Purpose: This study aimed to evaluate visual function in children with attention-deficit/hyperactivity disorder (ADHD), to correlate these data with the morphology of the optic nerve, and to find out if and how psychostimulant medication affects visual functions.
Methods: The visual acuity (VA) and visual fields (VFs) of 18 children with ADHD (two girls and 16 boys), aged 6-17 years, were examined before and after treatment with psychostimulants. A control group, consisting of 24 children (nine girls and 15 boys), aged 7-18 years, were examined twice to evaluate the repeatability of the tests and the learning effect. Fundus photographs were analysed by digital planimetry.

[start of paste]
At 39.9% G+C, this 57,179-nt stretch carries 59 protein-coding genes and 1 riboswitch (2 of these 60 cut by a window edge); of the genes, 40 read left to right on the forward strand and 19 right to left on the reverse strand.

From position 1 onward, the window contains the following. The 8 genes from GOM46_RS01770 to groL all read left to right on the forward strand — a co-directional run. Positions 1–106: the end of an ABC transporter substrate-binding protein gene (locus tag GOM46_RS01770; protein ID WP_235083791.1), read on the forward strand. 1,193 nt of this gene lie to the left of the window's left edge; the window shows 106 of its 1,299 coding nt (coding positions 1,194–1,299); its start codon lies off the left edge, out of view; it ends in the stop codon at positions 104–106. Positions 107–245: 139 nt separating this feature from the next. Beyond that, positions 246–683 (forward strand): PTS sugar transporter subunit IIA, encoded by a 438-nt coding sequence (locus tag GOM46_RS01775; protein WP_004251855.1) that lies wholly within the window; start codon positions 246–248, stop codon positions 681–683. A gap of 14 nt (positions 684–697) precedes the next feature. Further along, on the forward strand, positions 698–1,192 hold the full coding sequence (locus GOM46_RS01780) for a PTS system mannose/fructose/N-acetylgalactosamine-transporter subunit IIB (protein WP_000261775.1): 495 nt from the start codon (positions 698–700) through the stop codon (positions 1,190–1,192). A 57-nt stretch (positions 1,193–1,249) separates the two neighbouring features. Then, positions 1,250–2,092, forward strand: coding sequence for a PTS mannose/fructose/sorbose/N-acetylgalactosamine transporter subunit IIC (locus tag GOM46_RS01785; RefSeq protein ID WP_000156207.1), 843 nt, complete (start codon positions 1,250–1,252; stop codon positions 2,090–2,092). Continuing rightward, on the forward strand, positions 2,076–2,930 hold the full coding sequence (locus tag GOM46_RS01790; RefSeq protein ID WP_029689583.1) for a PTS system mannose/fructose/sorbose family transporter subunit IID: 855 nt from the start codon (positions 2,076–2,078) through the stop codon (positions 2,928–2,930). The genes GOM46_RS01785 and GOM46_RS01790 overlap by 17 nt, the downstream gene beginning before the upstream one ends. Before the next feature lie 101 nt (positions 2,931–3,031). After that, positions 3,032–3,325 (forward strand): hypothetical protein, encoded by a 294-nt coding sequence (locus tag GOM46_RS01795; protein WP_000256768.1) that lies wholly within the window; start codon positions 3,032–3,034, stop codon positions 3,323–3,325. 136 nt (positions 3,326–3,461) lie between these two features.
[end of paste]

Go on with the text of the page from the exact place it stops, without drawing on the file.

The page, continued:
Results: Visual acuity increased significantly (p = 0.0039) in the ADHD group after treatment. The difference between the two VF examinations was significantly larger in the ADHD group compared with the control group (p = 0.036). Significantly more ADHD subjects had subnormal VF results without stimulants, compared with controls (p = 0.0043), but with stimulants the difference was no longer significant.
Conclusions: Children with ADHD showed better VA and VF results with than without psychostimulant medication.